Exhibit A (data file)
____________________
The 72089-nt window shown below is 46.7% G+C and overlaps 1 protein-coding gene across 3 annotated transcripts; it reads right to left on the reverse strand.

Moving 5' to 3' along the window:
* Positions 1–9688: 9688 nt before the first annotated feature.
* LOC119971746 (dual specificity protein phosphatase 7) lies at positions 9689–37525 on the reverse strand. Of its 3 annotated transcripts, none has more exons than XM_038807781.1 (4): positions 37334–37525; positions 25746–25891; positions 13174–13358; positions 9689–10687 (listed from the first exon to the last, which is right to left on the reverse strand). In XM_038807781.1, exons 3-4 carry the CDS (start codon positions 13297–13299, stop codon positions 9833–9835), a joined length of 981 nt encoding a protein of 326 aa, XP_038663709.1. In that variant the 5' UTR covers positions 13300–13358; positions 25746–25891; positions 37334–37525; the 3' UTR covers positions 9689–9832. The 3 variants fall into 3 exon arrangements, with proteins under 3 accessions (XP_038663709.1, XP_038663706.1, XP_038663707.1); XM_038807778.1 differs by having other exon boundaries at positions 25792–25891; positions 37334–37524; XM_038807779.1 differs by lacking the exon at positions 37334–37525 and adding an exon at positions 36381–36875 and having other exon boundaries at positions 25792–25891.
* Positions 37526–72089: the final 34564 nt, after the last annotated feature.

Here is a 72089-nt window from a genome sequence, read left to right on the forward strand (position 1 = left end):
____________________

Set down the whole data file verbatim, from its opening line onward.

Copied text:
The 72089-nt window shown below is 46.7% G+C and overlaps 1 protein-coding gene across 3 annotated transcripts; it reads right to left on the reverse strand.

Moving 5' to 3' along the window:
* Positions 1–9688: 9688 nt before the first annotated feature.
* LOC119971746 (dual specificity protein phosphatase 7) lies at positions 9689–37525 on the reverse strand. Of its 3 annotated transcripts, none has more exons than XM_038807781.1 (4): positions 37334–37525; positions 25746–25891; positions 13174–13358; positions 9689–10687 (listed from the first exon to the last, which is right to left on the reverse strand). In XM_038807781.1, exons 3-4 carry the CDS (start codon positions 13297–13299, stop codon positions 9833–9835), a joined length of 981 nt encoding a protein of 326 aa, XP_038663709.1. In that variant the 5' UTR covers positions 13300–13358; positions 25746–25891; positions 37334–37525; the 3' UTR covers positions 9689–9832. The 3 variants fall into 3 exon arrangements, with proteins under 3 accessions (XP_038663709.1, XP_038663706.1, XP_038663707.1); XM_038807778.1 differs by having other exon boundaries at positions 25792–25891; positions 37334–37524; XM_038807779.1 differs by lacking the exon at positions 37334–37525 and adding an exon at positions 36381–36875 and having other exon boundaries at positions 25792–25891.
* Positions 37526–72089: the final 34564 nt, after the last annotated feature.

Here is a 72089-nt window from a genome sequence, read left to right on the forward strand (position 1 = left end):